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Babel-on-the-Bay: But what if FPTP isn’t broke?

You almost hate to ask the question. What is wrong with the way Canadians vote? There seems to be an assumption by some people that first-past-the-post (FPTP) voting is a failure. Does that mean you have to dump FPTP and take a flier on some other theoretically improved voting system? And why is it better? […] . . . → Read More: Babel-on-the-Bay: But what if FPTP isn’t broke?

Cowichan Conversations: Welcome Back To Canada- The Sun Is Shining Brighter!

It’s a beautiful day in the neighbourhood.

This post should write itself. I should be able to rest my fingers on the keyboard and have them automatically write of the defeat of Conservative PM

Read more…

Accidental Deliberations: #elxn42 – Election Day Resources

For all the time spent on Canada’s federal election, it’s now time for voters to have their say. And anybody looking for basic information on where and how to vote should start with Elections Canada or a trusted local campaign.

For anybody wanting to read up on the factors which may help determine how to . . . → Read More: Accidental Deliberations: #elxn42 – Election Day Resources

Writings of J. Todd Ring: Election 2015 and Strategic Voting: Madness, or Practical Necessity?

An economic and political analysis of Canada, neoliberalism, and the world Get a cup of coffee or tea, or a glass of wine, and settle in – this is not sound-bite commentary. We are going to dig deep. “A foolish consistency is the hobgoblin of little minds.” – Ralph Waldo Emerson It pains me to . . . → Read More: Writings of J. Todd Ring: Election 2015 and Strategic Voting: Madness, or Practical Necessity?

Writings of J. Todd Ring: Election 2015 and Strategic Voting: Madness, or Practical Necessity?

An economic and political analysis of Canada, neoliberalism, and the world Get a cup of coffee or tea, or a glass of wine, and settle in – this is not sound-bite commentary. We are going to dig deep. “A foolish consistency is the hobgoblin of little minds.” – Ralph Waldo Emerson It pains me to . . . → Read More: Writings of J. Todd Ring: Election 2015 and Strategic Voting: Madness, or Practical Necessity?

Bouquets of Gray: Strategic voting in Nipissing—Timiskaming: vote Liberal

The riding of Nipissing—Timiskaming was one of the closest in the country in 2011. The Conservative Jay Aspin defeated the Liberal Anthony Rota by a mere 18 votes.  The NDP received 8,781 and the Greens 2,518.

Clearly this is a riding where strategic voting is desired.  Nor is it difficult to see that strategic voters should line up . . . → Read More: Bouquets of Gray: Strategic voting in Nipissing—Timiskaming: vote Liberal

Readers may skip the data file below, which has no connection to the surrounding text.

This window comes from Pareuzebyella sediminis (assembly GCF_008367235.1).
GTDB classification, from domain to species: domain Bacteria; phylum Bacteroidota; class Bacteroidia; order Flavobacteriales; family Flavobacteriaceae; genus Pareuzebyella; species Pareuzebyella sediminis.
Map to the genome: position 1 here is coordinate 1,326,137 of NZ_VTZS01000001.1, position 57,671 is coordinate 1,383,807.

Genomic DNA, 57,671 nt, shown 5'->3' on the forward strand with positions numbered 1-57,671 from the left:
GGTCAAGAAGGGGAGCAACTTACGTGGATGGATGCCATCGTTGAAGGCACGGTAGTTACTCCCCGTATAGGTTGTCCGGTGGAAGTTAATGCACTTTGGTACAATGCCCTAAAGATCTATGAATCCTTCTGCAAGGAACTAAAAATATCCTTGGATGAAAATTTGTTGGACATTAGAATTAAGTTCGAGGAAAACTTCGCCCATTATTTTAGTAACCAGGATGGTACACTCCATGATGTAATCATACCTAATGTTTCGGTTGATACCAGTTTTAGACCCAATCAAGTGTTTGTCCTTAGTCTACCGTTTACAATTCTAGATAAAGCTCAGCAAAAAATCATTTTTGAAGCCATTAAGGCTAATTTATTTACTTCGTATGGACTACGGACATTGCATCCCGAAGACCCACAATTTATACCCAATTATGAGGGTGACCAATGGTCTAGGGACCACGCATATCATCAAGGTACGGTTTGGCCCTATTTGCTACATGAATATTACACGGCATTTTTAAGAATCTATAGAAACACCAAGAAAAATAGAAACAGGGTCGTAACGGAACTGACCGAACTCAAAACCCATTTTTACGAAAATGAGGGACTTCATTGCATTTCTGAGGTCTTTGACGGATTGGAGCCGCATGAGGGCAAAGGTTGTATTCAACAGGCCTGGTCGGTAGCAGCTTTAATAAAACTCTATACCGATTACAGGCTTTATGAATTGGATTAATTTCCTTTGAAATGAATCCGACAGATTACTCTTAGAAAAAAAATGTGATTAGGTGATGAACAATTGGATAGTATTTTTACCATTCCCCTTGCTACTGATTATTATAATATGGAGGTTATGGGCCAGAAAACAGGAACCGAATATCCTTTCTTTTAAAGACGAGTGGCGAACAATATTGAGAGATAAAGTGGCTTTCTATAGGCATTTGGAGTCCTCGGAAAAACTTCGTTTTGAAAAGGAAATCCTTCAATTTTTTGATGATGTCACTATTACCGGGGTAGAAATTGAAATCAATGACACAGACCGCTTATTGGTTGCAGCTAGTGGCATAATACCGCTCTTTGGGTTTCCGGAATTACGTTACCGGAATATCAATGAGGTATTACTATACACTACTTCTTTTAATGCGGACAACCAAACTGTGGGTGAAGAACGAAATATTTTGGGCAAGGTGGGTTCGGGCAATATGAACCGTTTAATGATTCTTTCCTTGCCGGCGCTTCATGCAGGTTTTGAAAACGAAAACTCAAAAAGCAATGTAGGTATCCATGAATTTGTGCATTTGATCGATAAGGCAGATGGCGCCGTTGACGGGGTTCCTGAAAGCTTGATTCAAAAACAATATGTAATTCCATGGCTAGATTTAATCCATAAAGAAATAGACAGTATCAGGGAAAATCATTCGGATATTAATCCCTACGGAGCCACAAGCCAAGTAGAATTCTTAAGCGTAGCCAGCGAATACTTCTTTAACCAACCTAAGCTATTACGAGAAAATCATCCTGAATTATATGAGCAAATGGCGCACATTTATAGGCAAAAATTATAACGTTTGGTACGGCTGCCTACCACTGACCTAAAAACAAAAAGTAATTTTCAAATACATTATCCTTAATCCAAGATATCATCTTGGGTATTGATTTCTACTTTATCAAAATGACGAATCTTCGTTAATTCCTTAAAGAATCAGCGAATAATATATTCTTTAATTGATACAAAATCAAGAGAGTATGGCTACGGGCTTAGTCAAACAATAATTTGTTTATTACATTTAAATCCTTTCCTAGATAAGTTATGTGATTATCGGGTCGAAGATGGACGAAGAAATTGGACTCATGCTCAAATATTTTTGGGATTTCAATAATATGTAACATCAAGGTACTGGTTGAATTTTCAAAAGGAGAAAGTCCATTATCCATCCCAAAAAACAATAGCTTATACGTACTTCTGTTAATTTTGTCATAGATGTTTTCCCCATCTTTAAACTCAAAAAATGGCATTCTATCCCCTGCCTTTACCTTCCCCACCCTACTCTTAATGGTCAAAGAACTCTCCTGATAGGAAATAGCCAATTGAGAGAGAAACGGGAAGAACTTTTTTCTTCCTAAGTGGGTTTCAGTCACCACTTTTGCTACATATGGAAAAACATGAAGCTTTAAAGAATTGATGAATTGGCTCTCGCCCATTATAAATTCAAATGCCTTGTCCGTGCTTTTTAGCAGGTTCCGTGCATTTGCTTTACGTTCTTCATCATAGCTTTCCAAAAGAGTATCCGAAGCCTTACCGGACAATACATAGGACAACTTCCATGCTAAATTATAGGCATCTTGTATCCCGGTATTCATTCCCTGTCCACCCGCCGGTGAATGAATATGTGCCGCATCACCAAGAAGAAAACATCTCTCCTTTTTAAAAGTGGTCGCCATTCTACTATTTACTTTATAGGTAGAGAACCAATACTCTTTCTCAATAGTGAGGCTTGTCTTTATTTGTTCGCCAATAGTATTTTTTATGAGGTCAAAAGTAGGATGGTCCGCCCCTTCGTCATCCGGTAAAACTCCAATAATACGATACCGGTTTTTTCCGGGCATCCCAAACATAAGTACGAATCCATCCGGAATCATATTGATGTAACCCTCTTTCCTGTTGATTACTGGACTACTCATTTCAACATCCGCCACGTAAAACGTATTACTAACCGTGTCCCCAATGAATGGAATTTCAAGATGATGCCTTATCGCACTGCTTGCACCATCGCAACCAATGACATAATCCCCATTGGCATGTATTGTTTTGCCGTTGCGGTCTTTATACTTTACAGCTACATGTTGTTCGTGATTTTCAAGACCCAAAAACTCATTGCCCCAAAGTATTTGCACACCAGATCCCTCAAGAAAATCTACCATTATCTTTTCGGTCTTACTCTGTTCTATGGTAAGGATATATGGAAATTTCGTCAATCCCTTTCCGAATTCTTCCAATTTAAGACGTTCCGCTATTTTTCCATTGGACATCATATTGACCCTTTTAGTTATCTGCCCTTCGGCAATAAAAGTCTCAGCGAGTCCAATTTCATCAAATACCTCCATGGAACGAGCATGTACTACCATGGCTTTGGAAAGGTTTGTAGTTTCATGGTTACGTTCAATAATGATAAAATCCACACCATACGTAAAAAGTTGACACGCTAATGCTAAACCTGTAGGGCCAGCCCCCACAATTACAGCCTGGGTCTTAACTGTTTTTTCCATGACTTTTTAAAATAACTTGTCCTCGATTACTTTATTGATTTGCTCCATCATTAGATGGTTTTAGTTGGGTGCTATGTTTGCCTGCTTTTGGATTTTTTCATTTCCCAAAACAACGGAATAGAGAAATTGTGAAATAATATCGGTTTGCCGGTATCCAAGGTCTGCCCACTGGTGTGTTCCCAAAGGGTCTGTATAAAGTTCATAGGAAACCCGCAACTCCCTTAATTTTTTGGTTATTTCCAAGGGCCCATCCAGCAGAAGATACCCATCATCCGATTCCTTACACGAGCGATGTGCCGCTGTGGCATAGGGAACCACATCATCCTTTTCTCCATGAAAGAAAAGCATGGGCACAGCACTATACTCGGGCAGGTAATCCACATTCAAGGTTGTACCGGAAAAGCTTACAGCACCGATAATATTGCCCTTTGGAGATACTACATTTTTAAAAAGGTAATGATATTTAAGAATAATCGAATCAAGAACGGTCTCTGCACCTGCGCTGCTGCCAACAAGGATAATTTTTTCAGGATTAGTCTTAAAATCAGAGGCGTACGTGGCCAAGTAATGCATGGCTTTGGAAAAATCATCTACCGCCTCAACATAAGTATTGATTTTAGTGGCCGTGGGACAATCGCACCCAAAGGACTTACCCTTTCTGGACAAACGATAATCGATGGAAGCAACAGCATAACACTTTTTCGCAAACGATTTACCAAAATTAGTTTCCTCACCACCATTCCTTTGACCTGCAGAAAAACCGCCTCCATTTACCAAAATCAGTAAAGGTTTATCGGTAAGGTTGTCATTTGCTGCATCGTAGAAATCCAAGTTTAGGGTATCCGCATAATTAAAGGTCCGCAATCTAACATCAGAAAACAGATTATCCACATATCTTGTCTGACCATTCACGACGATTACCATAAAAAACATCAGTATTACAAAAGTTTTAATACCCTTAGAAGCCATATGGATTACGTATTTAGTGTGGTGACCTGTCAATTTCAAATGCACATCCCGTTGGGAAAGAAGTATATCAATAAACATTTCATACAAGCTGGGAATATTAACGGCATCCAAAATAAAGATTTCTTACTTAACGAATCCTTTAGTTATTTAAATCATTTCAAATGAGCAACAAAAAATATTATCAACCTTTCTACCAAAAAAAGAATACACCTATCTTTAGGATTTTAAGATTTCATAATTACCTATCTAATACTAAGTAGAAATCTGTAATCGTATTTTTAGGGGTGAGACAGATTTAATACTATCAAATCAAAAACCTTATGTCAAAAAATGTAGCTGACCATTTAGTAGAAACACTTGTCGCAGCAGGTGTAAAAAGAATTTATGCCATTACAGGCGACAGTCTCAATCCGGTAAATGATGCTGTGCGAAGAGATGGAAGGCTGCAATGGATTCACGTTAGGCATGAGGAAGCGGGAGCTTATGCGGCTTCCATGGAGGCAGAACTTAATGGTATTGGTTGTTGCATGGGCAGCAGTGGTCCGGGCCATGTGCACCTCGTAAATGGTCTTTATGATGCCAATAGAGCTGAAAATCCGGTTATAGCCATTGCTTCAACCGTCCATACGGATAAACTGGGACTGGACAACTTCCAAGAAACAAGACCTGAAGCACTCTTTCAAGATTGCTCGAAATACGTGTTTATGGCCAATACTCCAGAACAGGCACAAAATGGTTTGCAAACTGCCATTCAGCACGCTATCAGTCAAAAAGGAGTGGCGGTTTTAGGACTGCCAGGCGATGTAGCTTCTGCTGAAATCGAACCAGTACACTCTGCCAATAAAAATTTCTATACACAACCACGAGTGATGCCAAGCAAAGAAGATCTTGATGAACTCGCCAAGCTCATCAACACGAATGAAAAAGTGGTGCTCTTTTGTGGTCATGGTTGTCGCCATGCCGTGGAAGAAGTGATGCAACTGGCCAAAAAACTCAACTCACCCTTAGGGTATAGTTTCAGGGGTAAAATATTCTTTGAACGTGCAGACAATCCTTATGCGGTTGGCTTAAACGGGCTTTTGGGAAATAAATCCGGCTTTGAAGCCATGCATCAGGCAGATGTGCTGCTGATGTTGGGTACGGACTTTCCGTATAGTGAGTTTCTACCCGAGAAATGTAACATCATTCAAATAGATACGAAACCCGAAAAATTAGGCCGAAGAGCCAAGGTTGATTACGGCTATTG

Bouquets of Gray: Strategic voting in Nipissing—Timiskaming: vote Liberal

The riding of Nipissing—Timiskaming was one of the closest in the country in 2011. The Conservative Jay Aspin defeated the Liberal Anthony Rota by a mere 18 votes.  The NDP received 8,781 and the Greens 2,518.

Strategic voting in Nipissing—Timiskaming

Clearly this is a riding where strategic voting is desired.  Nor is it difficult to see that strategic voters should line up behind the Liberal.

If there were any doubt about that, a local opinion poll conducted by CTV should remove it:

Strategic voting in Nipissing—Timiskaming

. . . → Read More: Bouquets of Gray: Strategic voting in Nipissing—Timiskaming: vote Liberal

Bouquets of Gray: Strategic voting in Perth-Wellington: vote Liberal

If polls are to be believed, the Liberals are dominating in Ontario. Grenier’s poll tracker projects the Liberal support in Ontario at 43% and the Conservatives down to 31%:

Polls and Strategic voting Perth-Wellington
Ontario Polls from Poll Tracker
This shift against Harper is showing up on the ground in ridings that one would normally assume are fairly safe, such as Perth-Wellington, where a local poll conducted by Mainstreet Research for Postmedia, which found a neck-and-neck race between the Conservatives and Liberals:
Polling in Perth-Wellington
If this poll is correct, strategic voters in Perth-Wellington should vote for the Liberals.

The riding includes such towns as Stratford, St. Marys, Elora, Fergus, and Minto.

Some recent posts:

. . . → Read More: Bouquets of Gray: Strategic voting in Perth-Wellington: vote Liberal

Bouquets of Gray: Strategic voting in Perth-Wellington: vote Liberal

If polls are to be believed, the Liberals are dominating in Ontario. Grenier’s poll tracker projects the Liberal support in Ontario at 43% and the Conservatives down to 31%: Ontario Polls from Poll Tracker This shift against Harper is showing up on the ground in ridings that one would normally assume are fairly safe, such as Perth-Wellington, . . . → Read More: Bouquets of Gray: Strategic voting in Perth-Wellington: vote Liberal

Bouquets of Gray: Calgary Confederation, Skyview, and Centre: strategic voters should support the Liberals

Calgary Conferation,Calgary Skyview,Calgary Centre

This election has a few more surprises than most, and the fracturing of the Conservatives’ fortress in Calgary might be one of them.

A news story from the CBC reports that three Calgary ridings are surprisingly competitive: Calgary Centre, Calgary Confederation, and Calgary Skyview.

This is also the interpretation of Eric Grenier . . . → Read More: Bouquets of Gray: Calgary Confederation, Skyview, and Centre: strategic voters should support the Liberals

Bouquets of Gray: Calgary Confederation, Skyview, and Centre: strategic voters should support the Liberals

Update, Oct. 17.   A new poll in Calgary Centre has the Liberals and Conservatives neck-and-neck.  Strategic voters could make the difference.

Strategic voting in Calgary Confederation, Skyview, and Centre
Calgary Conferation,
Calgary Skyview,
Calgary Centre

This election has a few more surprises than most, and the fracturing of the Conservatives’ fortress in Calgary might be one of them.